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The Life of Python    by George Perry order for
Life of Python
by George Perry
Order:  USA  Can
Pavilion, 2007 (1984)
* *   Reviewed by Hilary Williamson

Though I can't claim to be a huge Monty Python fan (heresy I know), my teen sons regularly subject me to their own re-enactments of Python skits, as well as the originals (they have the entire collection in DVDs) - and I do share their appreciation for the martial arts sequence, in which combatants are armed with different fruits.

In his 1999 Introduction (whatever you do, also read his hilarious Acknowledgements) to The Life of Python, George Perry speaks of 'the amazing decade of the 1960s, at the very end of which Monty Python sprang into glorious existence', and of the evolution and subsequent dumbing-down of British comedy. He tells us that Monty Python worked so well because 'Six quick-witted young men of superabundant clowning talent came together and allowed a synergy to occur.' He discusses the impact of their Oxbridge educations, and their individual careers since the days of Python glory. The book is generously illustrated with photos and artwork.

Perry goes on to cover the birth of the Pythons in 1969 London, England via the debut of Monty Python's Flying Circus as a 'mewling infant' on British television, heavily influenced by radio comedy. He continues with chapters on the backgrounds and contribution of each of the six comic geniuses: Michael Palin, 'the nice one' whose 'interest in the Arthurian legend' inspired Monty Python and the Holy Grail; Welsh Terry Jones, whose 'range of enthusiasms is breathtaking'; American Terry Gilliam (who provided the graphics) and his foot fetish; John Cleese, 'prickliest of the Pythons', who has married three Americans and has mellowed; the apparently calm but unpredictable Graham Chapman, who sadly died of cancer in 1989; and Eric Idle, 'the group loner' and 'tongue-twisting wordsmith'.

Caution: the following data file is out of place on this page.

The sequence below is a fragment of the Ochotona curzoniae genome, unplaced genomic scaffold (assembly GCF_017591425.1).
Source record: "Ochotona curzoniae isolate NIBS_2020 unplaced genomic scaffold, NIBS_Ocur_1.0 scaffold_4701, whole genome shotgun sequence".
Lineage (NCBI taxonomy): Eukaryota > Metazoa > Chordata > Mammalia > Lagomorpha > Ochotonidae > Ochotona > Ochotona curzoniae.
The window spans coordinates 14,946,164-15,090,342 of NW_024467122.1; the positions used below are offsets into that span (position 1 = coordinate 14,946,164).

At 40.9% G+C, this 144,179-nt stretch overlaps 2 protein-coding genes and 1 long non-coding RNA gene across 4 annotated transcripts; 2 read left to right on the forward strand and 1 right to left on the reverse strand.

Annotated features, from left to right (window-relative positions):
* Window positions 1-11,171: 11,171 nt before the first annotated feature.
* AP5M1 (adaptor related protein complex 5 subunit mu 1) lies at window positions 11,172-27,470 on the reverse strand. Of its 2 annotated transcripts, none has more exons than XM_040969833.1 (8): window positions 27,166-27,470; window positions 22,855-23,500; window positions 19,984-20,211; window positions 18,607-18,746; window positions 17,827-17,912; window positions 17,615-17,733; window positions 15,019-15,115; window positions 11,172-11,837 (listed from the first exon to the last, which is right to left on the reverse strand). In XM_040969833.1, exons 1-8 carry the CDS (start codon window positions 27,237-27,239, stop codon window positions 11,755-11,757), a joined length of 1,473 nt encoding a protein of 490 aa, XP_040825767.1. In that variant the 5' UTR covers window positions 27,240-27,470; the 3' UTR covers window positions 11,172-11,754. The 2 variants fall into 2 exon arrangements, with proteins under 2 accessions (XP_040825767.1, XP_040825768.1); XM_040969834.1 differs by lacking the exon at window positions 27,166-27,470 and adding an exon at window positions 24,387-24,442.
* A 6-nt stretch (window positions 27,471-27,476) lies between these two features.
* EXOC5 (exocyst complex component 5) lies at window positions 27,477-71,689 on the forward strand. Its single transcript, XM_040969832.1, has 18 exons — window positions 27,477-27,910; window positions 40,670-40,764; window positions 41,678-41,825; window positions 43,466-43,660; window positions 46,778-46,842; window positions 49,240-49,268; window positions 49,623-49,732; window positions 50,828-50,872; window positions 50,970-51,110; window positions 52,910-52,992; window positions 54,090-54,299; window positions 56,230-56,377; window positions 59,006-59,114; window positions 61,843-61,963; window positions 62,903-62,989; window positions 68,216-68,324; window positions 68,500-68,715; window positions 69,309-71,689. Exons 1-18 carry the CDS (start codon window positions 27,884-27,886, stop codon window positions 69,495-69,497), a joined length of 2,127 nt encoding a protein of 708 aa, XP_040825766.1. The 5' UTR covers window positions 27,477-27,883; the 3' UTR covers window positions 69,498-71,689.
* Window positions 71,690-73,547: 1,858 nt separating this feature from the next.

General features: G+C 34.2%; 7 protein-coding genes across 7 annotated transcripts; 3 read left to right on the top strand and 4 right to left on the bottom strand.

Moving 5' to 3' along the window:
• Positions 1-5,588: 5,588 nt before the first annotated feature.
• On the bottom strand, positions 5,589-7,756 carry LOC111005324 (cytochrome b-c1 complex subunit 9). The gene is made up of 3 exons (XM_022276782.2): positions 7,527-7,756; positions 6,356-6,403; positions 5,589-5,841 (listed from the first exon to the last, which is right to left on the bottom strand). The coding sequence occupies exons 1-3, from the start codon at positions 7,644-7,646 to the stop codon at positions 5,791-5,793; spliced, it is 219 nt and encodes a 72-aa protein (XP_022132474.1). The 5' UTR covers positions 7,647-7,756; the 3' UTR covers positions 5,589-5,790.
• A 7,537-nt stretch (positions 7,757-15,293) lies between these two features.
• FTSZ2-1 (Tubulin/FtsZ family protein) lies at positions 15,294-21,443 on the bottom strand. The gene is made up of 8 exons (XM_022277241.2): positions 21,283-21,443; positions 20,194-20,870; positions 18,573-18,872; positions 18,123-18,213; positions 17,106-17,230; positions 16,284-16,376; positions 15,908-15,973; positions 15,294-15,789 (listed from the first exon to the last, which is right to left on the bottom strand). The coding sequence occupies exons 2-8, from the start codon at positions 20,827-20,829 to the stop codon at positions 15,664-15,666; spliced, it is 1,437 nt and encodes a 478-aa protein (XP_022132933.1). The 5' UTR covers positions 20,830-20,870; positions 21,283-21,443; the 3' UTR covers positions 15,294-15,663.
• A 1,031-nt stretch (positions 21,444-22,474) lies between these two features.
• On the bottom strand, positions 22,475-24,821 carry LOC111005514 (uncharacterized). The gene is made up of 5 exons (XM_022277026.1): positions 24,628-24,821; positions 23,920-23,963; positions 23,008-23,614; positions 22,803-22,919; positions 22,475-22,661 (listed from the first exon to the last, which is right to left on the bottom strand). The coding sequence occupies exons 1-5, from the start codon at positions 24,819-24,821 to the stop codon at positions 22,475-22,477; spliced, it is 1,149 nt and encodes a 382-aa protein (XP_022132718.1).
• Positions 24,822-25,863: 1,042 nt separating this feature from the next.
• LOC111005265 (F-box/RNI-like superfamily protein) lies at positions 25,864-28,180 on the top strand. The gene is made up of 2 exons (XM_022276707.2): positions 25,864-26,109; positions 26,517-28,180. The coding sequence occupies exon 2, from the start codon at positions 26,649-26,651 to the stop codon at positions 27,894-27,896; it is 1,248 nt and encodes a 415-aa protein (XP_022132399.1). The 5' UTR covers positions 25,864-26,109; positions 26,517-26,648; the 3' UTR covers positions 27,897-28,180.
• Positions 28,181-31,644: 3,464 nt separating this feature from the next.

Finally, Perry talks of how the show got its name and signature tune, its choice of locations in the wilds of Britain, its stock figures, its introduction of a style of comedy that mocked the 'very essence of television', its wild success and 'sheer bloody genius.' He covers the books and movies, and a threat of censorship during the third television series. He also describes what the Pythons achieved once each struck out on his own. A multitude of Monty Python fans (including my sons) will devour this delightful tribute to a team that 'changed the face of British comedy - forever.'

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